What has been your best investment so far in life?
Kolja: The best monetary investment of my life has been the investment of about €12,000 into my digital film & animation diploma at the SAE Institute in Berlin. There I learned how to research, produce and edit videos. Something I love doing and have been doing for almost 10 years now and which has earned me not only good money but also a lot of joy and experiences from my viewers.
Lars: The best investment in my life has been my first book because this has lead the way to all my other online business activities. Looking back at this investment I learned that it is often the first step in everything you do in life which forms the foundation for greater things. So, it is very important to get things done because on the way you may find new opportunities which can change your life later on.

Investor talk with Martin Resch

Martin Resch’s investment career has lasted over 30 years. His investments span from growing trees all the way to day trading and for the last 8 years a growing piece of his portfolio is going into P2P lending.

martin reschPlease give us a little hint about your background and what are you up to today? 
Living in the south of Germany I’m working as a teacher of mathematics, physics and programming at a high school. So I’m very used to numbers, data analysis and calculations. I’m spending a lot of time with my family, my three kids from 13 to 19 are in school and at the university. Traveling and reading is my favorite pastime and I’m always interested in politics and economics.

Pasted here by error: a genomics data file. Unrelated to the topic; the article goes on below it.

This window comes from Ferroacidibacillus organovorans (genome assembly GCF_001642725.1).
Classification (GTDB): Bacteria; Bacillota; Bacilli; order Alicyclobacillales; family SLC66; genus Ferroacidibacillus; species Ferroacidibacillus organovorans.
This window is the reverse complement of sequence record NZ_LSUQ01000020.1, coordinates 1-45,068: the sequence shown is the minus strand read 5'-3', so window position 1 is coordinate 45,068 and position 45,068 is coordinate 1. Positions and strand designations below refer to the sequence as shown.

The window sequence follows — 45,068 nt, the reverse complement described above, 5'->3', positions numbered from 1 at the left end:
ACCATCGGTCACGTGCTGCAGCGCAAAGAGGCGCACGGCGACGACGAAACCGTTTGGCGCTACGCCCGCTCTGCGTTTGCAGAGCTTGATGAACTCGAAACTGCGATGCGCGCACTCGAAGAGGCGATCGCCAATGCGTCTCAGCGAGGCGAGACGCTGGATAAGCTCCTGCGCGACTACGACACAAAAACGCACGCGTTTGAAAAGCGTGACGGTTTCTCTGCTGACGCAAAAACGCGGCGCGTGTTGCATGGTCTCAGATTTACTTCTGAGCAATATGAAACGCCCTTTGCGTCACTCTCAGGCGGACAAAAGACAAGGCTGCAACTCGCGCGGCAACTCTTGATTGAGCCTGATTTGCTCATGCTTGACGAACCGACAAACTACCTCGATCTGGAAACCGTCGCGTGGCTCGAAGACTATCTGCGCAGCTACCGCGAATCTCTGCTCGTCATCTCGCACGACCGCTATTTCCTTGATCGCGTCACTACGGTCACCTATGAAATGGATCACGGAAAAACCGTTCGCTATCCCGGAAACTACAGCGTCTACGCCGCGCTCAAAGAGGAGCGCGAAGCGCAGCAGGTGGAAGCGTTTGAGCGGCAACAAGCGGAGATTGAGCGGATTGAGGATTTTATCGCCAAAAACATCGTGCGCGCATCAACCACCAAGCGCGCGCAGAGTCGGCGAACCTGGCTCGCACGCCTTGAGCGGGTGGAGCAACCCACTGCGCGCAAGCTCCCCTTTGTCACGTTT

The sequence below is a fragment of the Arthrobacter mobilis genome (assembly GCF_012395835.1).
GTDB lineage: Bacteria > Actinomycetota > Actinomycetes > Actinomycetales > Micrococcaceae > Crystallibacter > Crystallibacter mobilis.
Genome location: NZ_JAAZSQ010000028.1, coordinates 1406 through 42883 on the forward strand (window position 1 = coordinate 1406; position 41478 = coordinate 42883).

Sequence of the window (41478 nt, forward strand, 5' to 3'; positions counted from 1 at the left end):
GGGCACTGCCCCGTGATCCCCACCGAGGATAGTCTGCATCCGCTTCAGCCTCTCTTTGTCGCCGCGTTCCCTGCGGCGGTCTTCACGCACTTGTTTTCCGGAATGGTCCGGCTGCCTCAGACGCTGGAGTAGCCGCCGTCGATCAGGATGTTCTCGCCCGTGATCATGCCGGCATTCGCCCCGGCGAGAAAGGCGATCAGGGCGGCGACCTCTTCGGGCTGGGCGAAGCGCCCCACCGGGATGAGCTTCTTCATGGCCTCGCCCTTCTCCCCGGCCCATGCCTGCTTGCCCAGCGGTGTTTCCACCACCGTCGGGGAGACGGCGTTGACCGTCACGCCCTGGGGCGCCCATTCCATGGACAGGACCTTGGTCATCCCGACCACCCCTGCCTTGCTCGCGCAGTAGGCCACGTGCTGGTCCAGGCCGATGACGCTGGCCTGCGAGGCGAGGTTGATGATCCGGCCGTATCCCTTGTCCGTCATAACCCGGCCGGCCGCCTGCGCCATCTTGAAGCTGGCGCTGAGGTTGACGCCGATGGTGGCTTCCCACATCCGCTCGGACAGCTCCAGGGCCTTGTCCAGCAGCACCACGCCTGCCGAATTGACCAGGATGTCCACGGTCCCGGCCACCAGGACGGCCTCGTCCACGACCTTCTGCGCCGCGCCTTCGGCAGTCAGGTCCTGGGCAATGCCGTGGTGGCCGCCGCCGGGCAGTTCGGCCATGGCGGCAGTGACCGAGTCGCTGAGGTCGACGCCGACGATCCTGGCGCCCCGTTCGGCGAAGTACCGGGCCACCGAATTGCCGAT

What was your first investment, how did it go and what did you learn from it?
I started to invest in shares when I was 18 years old in the middle of the 1980s. It was a great time to make money if you had money to invest (I hadn’t so much). So I learned that you have to have a lot of money to make more and I kept on investing every year since then.

How have you evolved as an investor – what do you know now that you wish you knew 10 years ago?
My investments are now widely spread. Today it is hard to earn interests from classic investments like bonds, so I had to find new ways. Investing today is very different from 10 years before. And long term is no more dozens of years, I will need a lot of money the next years for all of my children studying and later looking how to enhance my pension.

Describe your investment strategy? 
I spread my investments very wide – from home with solar panels to bonds, shares, lots of P2P lending and wood investments. Sustainable investment is a big theme for me so I wouldn’t buy shares from every company and I’m not only looking for the best returns.

How much does your daily work and interest influence your investment strategy?
I don’t trust any “specialists” or consultants at my bank. There are some of my former pupils – and they have never been that good in math. I learned a lot of using excel sheets and I bring this knowledge back to school. But it is a little difficult – most young people are not very interested in how investments work.

Math is difficult but you need it if you want to understand what the numbers written on the papers mean.

Do you prefer short or long term investments? Does that reflect on your personality – are you a patient or an impatient person?